Content strategy is a way of bringing the right content to the right person and the right place at the right time with the right context. It’s a term tha covers the planning, the development and the management of content.
The discipline of content strategy grew from the need for more concrete plans, structures, and organization of content published digitally. It was a response to how content publication has evolved.
On the web, however, everything is fluid. We can’t control the devices or platforms people use to access our content or make assumptionsabout how they’ll access our content in the future. Our most common publishing mediums have evolved from static to dynamic, and our process needs to reflect that. In the modern web design process, content strategy kicks in at the planning stage and plays a role throughout the entire process from ideation to design and development through publishing and maintenance.
If the modern web design process is a circular path, content strategy is a ball that rolls along that path. Today, content strategy overlaps withand provides frameworks, structure, and content to existing disciplines like information architecture, user experience design, content management, and marketing. While content strategy and the content strategist can be a distinct position within a team, the role is just as often assumed by an information architect, user experience designer, marketer, or other team members, and all of these roles can benefit from an in-depth understanding of a content strategy.
Why? Let’s consider an expanded definition. Content strategy is about bringing the right content to the right person at the right time, in the right context, and making sure it’s accurate, up-to-date, and appropriate through ongoing engagement. For this to happen, a communication of ideas must take place, requiring an in-depth understanding of an audience, their needs, and their communication style. Without this, the content and the business it supports will fail.
The role of the content strategist is to be an advocate, both for the content and its audience. To do this, they need to align communication channels to ensure the content is prioritized, and budgets, planning, and company strategy. When looked at this way, it’s really just planning for an ongoing and meaningful conversation with a given audience. Content strategy, is, at its heart, the art of clear communication.
– We can’t talk about content strategy without first clearly defining content. What is content and what is its purpose? In its most basic form, the term “content” applies to anything that conveys meaningful information to a person. Content can be presented as text or graphics or images or video or audio. Looking at the world around you, you’ll find content everywhere. The video you’re looking at right now, content. The text that surrounds it, content. Each key on your keyboard contains content.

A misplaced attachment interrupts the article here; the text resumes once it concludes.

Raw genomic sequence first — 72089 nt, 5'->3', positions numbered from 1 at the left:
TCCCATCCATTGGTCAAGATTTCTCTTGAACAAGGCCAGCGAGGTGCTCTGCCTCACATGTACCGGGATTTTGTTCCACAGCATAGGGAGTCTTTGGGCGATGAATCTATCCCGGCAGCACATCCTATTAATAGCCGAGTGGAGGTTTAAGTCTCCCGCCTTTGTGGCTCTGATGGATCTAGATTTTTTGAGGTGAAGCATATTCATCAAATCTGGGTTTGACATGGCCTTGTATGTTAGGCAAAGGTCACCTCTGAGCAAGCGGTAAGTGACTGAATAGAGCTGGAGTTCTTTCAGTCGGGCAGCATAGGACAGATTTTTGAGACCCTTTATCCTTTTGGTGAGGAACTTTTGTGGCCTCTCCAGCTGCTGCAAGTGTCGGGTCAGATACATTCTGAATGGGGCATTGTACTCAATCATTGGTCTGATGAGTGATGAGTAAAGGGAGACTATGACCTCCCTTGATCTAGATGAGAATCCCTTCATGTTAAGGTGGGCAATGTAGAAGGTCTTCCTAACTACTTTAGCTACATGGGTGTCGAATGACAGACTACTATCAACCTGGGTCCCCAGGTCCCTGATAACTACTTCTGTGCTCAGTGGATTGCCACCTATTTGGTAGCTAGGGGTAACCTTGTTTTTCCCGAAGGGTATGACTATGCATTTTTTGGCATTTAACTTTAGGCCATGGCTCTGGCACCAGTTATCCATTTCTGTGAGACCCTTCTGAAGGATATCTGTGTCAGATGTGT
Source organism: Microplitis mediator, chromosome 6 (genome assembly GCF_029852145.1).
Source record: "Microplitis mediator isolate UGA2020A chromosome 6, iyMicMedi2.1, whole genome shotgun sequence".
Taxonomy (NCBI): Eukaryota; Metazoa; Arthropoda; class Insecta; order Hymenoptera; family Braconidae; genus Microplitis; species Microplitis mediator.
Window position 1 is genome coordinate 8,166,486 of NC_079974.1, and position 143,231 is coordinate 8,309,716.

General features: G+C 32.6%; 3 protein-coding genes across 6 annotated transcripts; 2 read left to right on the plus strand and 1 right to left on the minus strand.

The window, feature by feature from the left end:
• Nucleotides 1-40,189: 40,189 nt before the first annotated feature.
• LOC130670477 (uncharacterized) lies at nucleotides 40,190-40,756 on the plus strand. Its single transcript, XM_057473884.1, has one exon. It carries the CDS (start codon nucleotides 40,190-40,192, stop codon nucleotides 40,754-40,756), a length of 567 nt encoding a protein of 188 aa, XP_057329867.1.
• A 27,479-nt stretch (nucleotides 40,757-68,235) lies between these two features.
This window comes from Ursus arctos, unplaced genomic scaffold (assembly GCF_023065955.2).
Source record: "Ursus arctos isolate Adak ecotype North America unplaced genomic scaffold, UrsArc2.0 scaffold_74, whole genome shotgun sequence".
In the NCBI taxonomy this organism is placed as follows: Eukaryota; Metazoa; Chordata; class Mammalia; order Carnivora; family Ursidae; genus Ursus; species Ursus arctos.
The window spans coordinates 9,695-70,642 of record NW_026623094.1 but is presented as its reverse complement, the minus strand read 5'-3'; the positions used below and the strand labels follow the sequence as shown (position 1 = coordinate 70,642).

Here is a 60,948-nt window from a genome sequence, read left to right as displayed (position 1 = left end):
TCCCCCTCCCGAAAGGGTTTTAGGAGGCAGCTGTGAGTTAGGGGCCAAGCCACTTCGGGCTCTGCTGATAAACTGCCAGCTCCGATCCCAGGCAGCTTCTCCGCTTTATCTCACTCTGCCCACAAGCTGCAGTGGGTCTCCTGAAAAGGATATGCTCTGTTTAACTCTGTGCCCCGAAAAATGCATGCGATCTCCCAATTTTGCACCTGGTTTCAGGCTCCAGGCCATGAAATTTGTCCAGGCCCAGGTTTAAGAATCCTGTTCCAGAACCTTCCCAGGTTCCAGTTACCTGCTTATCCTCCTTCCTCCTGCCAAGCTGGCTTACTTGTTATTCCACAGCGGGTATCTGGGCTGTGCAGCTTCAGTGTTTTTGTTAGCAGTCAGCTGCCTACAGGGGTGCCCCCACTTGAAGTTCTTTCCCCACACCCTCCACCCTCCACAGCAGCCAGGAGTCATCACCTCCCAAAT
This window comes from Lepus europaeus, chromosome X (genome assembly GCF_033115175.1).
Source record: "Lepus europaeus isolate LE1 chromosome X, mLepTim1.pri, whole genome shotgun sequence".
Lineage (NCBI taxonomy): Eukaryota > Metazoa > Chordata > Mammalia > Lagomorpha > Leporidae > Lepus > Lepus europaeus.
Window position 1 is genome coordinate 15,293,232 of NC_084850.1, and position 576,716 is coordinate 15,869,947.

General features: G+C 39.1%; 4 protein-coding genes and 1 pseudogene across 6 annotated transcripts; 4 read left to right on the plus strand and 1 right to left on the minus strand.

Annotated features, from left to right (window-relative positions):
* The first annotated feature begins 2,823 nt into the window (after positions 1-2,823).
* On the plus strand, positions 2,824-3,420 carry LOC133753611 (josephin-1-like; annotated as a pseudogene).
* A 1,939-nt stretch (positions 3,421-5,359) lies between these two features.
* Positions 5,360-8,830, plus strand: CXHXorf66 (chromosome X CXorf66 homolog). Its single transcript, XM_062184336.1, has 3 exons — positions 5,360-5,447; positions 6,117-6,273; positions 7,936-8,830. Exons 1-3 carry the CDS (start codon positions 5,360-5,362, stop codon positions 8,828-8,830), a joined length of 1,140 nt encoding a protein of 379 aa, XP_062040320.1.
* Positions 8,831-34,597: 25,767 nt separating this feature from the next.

If you have a piece of art on your wall, that’s content. Sculpture in a park, content. Markings on the road, content. Content is not defined by what it is as much as what it does. The term “content” applies to anything that communicates or transfers meaningful information to a person,emphasis on meaningful information. So, to know what content is, we need to know what meaningful information is and how this relates to content strategy.
The word “meaning” has been mulled over by philosophers and linguists for ages. For our purposes, let’s assume that information is meaningfulwhen it enables the transfer of an idea beyond the words or imagery itself. If I say the word “egg”, it’s just a reference to an object that looks and behaves like an egg. If I say “boiled egg”, the meaning becomes more complex, implying the state of an egg after being submerged in water at boiling temperature for an extended length of time.
Just saying the words “boiled egg” may conjure up the sound of eggs boiling, their smell and taste, and even your most recent experience eating or not eating boiled eggs. You see here how the content, the words “boiled egg”, transfer meaning beyond the words. The challenge content strategy faces with meaning is the assumption that meaning is universal. Actually, it’s far from it. There is no guarantee the meaning I find in a piece of content will be the same as yours.
How we derive meaning from content depends on the context we’re in, the language we use, our culture, upbringing, and many other factors.When I see the words “boiled egg”, I immediately think of a slice of whole grain bread covered in cod caviar and sliced hard boiled eggs. This is a very Scandinavian thing. When my wife sees the words “boiled egg”, she thinks of a singular egg boiled and eaten on its own. Same content, different meaning and reference. The content “boiled egg” transfers meaningful information, but not enough of it to perform a success transference of ideas.
That’s where content strategy comes in. The content strategist facilitates successful communication through a transference of ideas to the target audience using the meaningful information found in content. The content strategist enhances the meaningful information of content by understanding the intended message, context it’s presented in, and how to transfer it to the right audience.